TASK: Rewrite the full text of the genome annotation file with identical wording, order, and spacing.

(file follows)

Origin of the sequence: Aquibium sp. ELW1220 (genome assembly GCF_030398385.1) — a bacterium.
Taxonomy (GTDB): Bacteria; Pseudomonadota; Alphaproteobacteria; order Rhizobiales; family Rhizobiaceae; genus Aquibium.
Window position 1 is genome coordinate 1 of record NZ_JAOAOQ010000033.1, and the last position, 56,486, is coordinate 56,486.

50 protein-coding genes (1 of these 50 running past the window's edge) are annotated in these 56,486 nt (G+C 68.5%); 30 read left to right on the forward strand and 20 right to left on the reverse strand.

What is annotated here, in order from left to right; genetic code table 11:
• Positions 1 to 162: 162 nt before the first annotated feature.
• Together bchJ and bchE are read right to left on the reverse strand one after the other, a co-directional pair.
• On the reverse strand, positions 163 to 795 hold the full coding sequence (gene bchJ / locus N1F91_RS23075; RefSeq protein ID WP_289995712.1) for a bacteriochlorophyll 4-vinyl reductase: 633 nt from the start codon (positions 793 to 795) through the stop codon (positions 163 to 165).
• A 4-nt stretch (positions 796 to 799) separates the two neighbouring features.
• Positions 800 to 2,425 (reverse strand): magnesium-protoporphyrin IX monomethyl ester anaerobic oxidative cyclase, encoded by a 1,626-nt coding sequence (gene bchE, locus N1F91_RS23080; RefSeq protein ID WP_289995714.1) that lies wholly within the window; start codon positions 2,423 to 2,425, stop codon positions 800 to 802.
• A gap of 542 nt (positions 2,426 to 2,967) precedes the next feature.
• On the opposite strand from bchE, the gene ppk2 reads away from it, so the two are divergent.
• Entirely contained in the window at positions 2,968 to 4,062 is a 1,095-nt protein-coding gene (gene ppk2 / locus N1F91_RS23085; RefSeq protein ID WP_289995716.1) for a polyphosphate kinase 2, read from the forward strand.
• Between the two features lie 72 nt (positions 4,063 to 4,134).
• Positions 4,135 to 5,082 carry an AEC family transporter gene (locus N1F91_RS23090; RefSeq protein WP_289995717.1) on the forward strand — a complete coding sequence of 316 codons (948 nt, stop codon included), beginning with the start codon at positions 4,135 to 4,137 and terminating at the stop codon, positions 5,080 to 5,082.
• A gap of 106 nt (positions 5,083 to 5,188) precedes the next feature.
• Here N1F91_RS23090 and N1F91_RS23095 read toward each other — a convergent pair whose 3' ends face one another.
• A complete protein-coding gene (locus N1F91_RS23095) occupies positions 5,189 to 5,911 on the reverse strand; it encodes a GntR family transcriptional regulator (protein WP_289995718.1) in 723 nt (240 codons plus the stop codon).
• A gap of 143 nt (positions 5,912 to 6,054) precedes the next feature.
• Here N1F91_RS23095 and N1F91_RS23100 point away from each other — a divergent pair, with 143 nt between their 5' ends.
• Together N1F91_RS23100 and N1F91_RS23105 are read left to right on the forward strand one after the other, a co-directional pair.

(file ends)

Origin of the sequence: Aquibium sp. ELW1220 (genome assembly GCF_030398385.1) — a bacterium.
Taxonomy (GTDB): Bacteria; Pseudomonadota; Alphaproteobacteria; order Rhizobiales; family Rhizobiaceae; genus Aquibium.
Window position 1 is genome coordinate 1 of record NZ_JAOAOQ010000033.1, and the last position, 56,486, is coordinate 56,486.

50 protein-coding genes (1 of these 50 running past the window's edge) are annotated in these 56,486 nt (G+C 68.5%); 30 read left to right on the forward strand and 20 right to left on the reverse strand.

What is annotated here, in order from left to right; genetic code table 11:
• Positions 1 to 162: 162 nt before the first annotated feature.
• Together bchJ and bchE are read right to left on the reverse strand one after the other, a co-directional pair.
• On the reverse strand, positions 163 to 795 hold the full coding sequence (gene bchJ / locus N1F91_RS23075; RefSeq protein ID WP_289995712.1) for a bacteriochlorophyll 4-vinyl reductase: 633 nt from the start codon (positions 793 to 795) through the stop codon (positions 163 to 165).
• A 4-nt stretch (positions 796 to 799) separates the two neighbouring features.
• Positions 800 to 2,425 (reverse strand): magnesium-protoporphyrin IX monomethyl ester anaerobic oxidative cyclase, encoded by a 1,626-nt coding sequence (gene bchE, locus N1F91_RS23080; RefSeq protein ID WP_289995714.1) that lies wholly within the window; start codon positions 2,423 to 2,425, stop codon positions 800 to 802.
• A gap of 542 nt (positions 2,426 to 2,967) precedes the next feature.
• On the opposite strand from bchE, the gene ppk2 reads away from it, so the two are divergent.
• Entirely contained in the window at positions 2,968 to 4,062 is a 1,095-nt protein-coding gene (gene ppk2 / locus N1F91_RS23085; RefSeq protein ID WP_289995716.1) for a polyphosphate kinase 2, read from the forward strand.
• Between the two features lie 72 nt (positions 4,063 to 4,134).
• Positions 4,135 to 5,082 carry an AEC family transporter gene (locus N1F91_RS23090; RefSeq protein WP_289995717.1) on the forward strand — a complete coding sequence of 316 codons (948 nt, stop codon included), beginning with the start codon at positions 4,135 to 4,137 and terminating at the stop codon, positions 5,080 to 5,082.
• A gap of 106 nt (positions 5,083 to 5,188) precedes the next feature.
• Here N1F91_RS23090 and N1F91_RS23095 read toward each other — a convergent pair whose 3' ends face one another.
• A complete protein-coding gene (locus N1F91_RS23095) occupies positions 5,189 to 5,911 on the reverse strand; it encodes a GntR family transcriptional regulator (protein WP_289995718.1) in 723 nt (240 codons plus the stop codon).
• A gap of 143 nt (positions 5,912 to 6,054) precedes the next feature.
• Here N1F91_RS23095 and N1F91_RS23100 point away from each other — a divergent pair, with 143 nt between their 5' ends.
• Together N1F91_RS23100 and N1F91_RS23105 are read left to right on the forward strand one after the other, a co-directional pair.